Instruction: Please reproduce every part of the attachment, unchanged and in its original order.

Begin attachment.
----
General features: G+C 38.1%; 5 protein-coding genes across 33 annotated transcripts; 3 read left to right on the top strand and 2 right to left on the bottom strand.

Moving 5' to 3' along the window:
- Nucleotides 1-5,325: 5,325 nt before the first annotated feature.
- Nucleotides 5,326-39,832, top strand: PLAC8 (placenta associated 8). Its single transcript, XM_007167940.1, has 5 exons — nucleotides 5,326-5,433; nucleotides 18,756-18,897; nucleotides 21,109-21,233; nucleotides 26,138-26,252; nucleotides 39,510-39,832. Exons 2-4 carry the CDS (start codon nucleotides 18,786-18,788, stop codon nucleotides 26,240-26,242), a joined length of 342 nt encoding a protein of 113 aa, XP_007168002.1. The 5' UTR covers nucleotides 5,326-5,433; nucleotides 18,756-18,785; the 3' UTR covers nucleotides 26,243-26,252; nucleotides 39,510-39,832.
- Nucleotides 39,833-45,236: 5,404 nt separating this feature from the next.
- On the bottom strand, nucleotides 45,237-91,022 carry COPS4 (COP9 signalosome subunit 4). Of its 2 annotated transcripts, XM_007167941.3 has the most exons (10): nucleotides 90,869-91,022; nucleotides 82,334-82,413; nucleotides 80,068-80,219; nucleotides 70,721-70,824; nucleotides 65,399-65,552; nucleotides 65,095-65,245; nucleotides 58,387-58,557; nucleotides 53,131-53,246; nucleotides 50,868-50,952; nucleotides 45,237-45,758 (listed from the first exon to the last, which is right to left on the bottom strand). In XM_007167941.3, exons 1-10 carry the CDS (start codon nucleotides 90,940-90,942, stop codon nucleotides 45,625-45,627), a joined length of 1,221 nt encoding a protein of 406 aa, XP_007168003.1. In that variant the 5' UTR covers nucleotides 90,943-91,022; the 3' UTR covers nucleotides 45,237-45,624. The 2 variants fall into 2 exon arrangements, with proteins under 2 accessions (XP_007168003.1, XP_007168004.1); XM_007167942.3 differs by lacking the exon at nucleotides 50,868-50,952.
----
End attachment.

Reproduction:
General features: G+C 38.1%; 5 protein-coding genes across 33 annotated transcripts; 3 read left to right on the top strand and 2 right to left on the bottom strand.

Moving 5' to 3' along the window:
- Nucleotides 1-5,325: 5,325 nt before the first annotated feature.
- Nucleotides 5,326-39,832, top strand: PLAC8 (placenta associated 8). Its single transcript, XM_007167940.1, has 5 exons — nucleotides 5,326-5,433; nucleotides 18,756-18,897; nucleotides 21,109-21,233; nucleotides 26,138-26,252; nucleotides 39,510-39,832. Exons 2-4 carry the CDS (start codon nucleotides 18,786-18,788, stop codon nucleotides 26,240-26,242), a joined length of 342 nt encoding a protein of 113 aa, XP_007168002.1. The 5' UTR covers nucleotides 5,326-5,433; nucleotides 18,756-18,785; the 3' UTR covers nucleotides 26,243-26,252; nucleotides 39,510-39,832.
- Nucleotides 39,833-45,236: 5,404 nt separating this feature from the next.
- On the bottom strand, nucleotides 45,237-91,022 carry COPS4 (COP9 signalosome subunit 4). Of its 2 annotated transcripts, XM_007167941.3 has the most exons (10): nucleotides 90,869-91,022; nucleotides 82,334-82,413; nucleotides 80,068-80,219; nucleotides 70,721-70,824; nucleotides 65,399-65,552; nucleotides 65,095-65,245; nucleotides 58,387-58,557; nucleotides 53,131-53,246; nucleotides 50,868-50,952; nucleotides 45,237-45,758 (listed from the first exon to the last, which is right to left on the bottom strand). In XM_007167941.3, exons 1-10 carry the CDS (start codon nucleotides 90,940-90,942, stop codon nucleotides 45,625-45,627), a joined length of 1,221 nt encoding a protein of 406 aa, XP_007168003.1. In that variant the 5' UTR covers nucleotides 90,943-91,022; the 3' UTR covers nucleotides 45,237-45,624. The 2 variants fall into 2 exon arrangements, with proteins under 2 accessions (XP_007168003.1, XP_007168004.1); XM_007167942.3 differs by lacking the exon at nucleotides 50,868-50,952.